the essential The first results of the parliamentary elections in Germany fell this Sunday evening at 16 hours. The Social Democrats gave slightly in the lead, according to still provisional results.
The SPD and their leader Olaf Scholz are ahead very slightly, with between 18, 9% and 25, 8%, the conservative CDU-CSU union led by Armin Laschet, second with between 24, 2 and 24, 7%, according to these estimates broadcast by television channels. Olaf Scholz spoke of a “great success” and introduced himself as the “next chancellor”.
But despite their “disappointing” result, the Conservatives also intend to form the next executive, warned Armin Laschet, who spoke alongside Angela Merkel. This looming competition risks plunging the leading European economy into a long period of political paralysis and negotiations between parties.
For the Christian Democrats, the “losses are bitter,” admitted Paul Ziemak, number two of the CDU. The party had never fallen below the 25% threshold. In 2017, he had still registered 32, 8% of the votes.
Whatever happens, the results that are looming in Germany mark an unexpected rebirth of the Social Democratic Party, which was dying only a few months ago. The polls were greeted with a clam of joy at the party’s Berlin headquarters. As a large proportion of voters voted by post, this first trend could however be corrected over the evening after the first counts.
The Christian Democrats are sure to suffer an unprecedented setback, which will cause turmoil internally and promises a complicated succession of Angela Merkel. The score below 30% is a “disaster”, according to the popular daily Bild . This setback casts a shadow over the end of Angela Merkel’s reign, whose popularity remains at its zenith after four terms but who has proved unable to prepare for her succession.
The Greens and their candidate Annalena Baerbock, a favorite time of the ballot, miss the mark with 14, 8%, according to these estimates. Little reason for satisfaction: they beat their record of 2009, when they had obtained , 7% of the votes, and are up six points from 2017.
The liberals of the FDP, fourth with approximately 11, 5%, appear as the “kingmakers” essential to build a future coalition .
The far right of the AfD, whose entry into the Bundestag had been the highlight of the previous election of 2017, confirms its roots in the German political landscape. But with between and 10%, this Islamophobic party undermined by internal conflicts, is down slightly compared to four years ago (11 , 6%).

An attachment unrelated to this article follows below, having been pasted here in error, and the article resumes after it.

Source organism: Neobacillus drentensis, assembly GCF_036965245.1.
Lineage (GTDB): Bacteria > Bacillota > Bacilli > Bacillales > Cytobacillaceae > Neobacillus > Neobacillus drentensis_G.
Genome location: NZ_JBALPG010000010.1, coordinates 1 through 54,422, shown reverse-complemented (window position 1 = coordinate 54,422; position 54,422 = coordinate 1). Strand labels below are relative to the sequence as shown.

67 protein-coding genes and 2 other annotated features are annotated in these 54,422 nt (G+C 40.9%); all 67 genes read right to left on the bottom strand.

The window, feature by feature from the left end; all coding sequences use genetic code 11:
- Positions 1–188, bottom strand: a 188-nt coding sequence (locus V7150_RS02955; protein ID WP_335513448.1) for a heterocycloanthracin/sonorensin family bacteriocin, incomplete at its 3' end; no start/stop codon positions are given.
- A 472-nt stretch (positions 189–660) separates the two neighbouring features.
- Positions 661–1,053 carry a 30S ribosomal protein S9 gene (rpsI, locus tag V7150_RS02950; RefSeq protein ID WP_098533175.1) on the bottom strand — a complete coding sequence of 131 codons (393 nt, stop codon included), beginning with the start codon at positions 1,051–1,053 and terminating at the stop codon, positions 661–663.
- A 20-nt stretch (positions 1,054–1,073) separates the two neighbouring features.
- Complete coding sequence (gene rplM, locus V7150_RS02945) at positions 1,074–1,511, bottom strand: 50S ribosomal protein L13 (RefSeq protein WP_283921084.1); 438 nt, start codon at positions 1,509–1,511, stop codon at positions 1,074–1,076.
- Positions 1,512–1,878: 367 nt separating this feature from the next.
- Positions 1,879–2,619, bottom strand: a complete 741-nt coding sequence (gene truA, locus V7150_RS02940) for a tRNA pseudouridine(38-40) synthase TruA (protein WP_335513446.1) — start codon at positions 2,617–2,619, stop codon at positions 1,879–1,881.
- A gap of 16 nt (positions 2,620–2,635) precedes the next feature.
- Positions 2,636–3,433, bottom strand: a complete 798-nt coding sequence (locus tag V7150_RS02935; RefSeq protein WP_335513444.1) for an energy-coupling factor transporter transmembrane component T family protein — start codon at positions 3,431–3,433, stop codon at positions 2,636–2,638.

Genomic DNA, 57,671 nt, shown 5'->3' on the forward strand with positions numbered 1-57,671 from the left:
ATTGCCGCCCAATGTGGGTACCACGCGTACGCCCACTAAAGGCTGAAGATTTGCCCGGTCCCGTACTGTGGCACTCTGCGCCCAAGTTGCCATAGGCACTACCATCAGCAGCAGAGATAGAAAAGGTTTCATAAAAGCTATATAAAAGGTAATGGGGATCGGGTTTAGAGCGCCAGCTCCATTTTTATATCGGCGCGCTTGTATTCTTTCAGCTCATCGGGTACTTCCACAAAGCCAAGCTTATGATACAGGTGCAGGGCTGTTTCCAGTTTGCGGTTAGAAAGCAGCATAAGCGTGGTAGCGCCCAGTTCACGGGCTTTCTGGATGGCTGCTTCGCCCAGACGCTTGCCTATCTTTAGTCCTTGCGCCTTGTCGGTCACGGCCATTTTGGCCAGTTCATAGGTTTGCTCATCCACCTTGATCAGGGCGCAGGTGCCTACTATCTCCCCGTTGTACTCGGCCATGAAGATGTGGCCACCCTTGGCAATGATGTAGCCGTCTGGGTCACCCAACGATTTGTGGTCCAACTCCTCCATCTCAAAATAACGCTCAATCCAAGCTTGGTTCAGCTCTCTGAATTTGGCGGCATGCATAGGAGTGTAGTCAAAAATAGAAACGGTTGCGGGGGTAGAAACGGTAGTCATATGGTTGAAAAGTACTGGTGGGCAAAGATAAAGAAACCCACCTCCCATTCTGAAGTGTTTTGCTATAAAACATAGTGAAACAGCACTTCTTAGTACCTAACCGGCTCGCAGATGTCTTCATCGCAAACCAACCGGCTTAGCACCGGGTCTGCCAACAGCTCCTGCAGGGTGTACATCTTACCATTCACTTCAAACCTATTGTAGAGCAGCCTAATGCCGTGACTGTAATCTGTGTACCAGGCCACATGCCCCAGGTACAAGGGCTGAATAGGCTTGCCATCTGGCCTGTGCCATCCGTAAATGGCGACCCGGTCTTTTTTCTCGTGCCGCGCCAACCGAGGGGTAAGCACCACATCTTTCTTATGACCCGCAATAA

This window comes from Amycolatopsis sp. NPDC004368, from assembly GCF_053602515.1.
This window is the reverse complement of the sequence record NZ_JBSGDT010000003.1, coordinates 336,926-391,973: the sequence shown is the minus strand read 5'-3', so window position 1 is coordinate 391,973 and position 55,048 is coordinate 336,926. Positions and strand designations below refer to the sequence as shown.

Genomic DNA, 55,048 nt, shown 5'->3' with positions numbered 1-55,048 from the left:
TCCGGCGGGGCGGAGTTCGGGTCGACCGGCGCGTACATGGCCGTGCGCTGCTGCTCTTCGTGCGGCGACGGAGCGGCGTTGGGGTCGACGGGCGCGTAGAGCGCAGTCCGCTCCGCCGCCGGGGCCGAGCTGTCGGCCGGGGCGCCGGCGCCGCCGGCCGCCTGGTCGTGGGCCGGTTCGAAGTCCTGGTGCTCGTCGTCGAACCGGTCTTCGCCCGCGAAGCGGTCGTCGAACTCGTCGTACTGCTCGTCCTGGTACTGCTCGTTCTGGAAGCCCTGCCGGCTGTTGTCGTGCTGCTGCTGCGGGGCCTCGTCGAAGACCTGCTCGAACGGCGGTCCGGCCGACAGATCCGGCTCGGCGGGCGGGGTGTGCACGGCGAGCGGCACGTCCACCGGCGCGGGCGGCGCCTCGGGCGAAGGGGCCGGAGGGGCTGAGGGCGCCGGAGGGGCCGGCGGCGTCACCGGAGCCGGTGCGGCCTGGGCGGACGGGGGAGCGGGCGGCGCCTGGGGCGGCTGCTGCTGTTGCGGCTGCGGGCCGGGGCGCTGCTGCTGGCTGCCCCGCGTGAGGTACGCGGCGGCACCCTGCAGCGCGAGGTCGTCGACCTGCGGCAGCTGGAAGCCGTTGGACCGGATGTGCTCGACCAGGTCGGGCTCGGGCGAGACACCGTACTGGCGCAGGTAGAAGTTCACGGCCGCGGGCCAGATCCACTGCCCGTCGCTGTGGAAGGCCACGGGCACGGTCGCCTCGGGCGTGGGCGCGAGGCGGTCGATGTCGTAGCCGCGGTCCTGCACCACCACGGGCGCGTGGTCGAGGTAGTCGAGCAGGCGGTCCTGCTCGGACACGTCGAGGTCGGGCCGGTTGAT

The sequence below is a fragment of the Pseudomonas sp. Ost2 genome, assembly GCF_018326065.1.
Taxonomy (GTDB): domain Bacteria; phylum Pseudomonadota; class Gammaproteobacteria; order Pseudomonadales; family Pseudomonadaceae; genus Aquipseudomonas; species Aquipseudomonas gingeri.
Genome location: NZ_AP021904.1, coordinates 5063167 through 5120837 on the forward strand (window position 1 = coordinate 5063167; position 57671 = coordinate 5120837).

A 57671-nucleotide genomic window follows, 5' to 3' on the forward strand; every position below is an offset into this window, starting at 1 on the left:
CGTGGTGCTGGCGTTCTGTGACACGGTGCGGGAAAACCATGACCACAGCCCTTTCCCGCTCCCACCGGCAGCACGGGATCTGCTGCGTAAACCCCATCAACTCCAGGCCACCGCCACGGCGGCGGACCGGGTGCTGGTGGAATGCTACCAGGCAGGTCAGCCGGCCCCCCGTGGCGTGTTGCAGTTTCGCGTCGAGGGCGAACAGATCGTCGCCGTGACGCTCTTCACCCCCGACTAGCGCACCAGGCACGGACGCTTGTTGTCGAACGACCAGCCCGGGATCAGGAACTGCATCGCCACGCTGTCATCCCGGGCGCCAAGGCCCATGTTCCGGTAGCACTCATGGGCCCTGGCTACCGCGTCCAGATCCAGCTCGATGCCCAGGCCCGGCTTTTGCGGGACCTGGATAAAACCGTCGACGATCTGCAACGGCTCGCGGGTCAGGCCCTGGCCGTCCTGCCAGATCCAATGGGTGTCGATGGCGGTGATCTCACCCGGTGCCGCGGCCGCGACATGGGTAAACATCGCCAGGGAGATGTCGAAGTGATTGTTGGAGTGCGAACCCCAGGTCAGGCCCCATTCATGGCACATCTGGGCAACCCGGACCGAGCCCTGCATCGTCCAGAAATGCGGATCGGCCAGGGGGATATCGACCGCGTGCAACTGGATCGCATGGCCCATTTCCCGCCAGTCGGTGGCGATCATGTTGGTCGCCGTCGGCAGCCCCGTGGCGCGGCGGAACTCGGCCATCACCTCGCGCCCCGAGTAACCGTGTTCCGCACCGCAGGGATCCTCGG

Olaf Scholz future chancellor?
If the trend is confirmed, Olaf Scholz, austere vice-chancellor and finance minister of the outgoing government, seems to have the best chances of succeeding Angela Merkel, chancellor since 14 years, and to initiate the “change” promised at the end of the campaign.
This centrist Social Democrat, however, will have to build a three-party coalition, a first in contemporary German history. The Greens, who did not hide during the campaign their availability to enter a Social Democratic government, should be part of the team.
Departure delayed for Angela Merkel ?
The identity of the third auxiliary force remains totally uncertain. The Liberals of the FDP, clearly marked on the right, are a possible partner in the framework of a so-called “traffic light” coalition. Another possible partner, the radical left of Die Linke, which according to these polls brings together around 5%, but which is not guaranteed to pass the 5% mark and thus save its group in the Bundestag.
Olaf Scholz was open to discussions with these two disagreements on virtually all subjects. As the negotiations are likely to last several months, they could delay the effective departure of Ms. Merkel, 67 years of which more than 30 in politics.
After a chaotic campaign marked by its errors and inadequacies, Mr. Laschet, the big loser of the evening at this stage, will however have to be very persuasive. Like a failed act, by voting he broke the rule of ballot secrecy, letting his choice appear in front of the cameras. The post-Merkel period ultimately risks giving rise to a new war of leaders within the German right, where the question of Mr. Laschet’s future at the head of the CDU is raised, eight months after his election.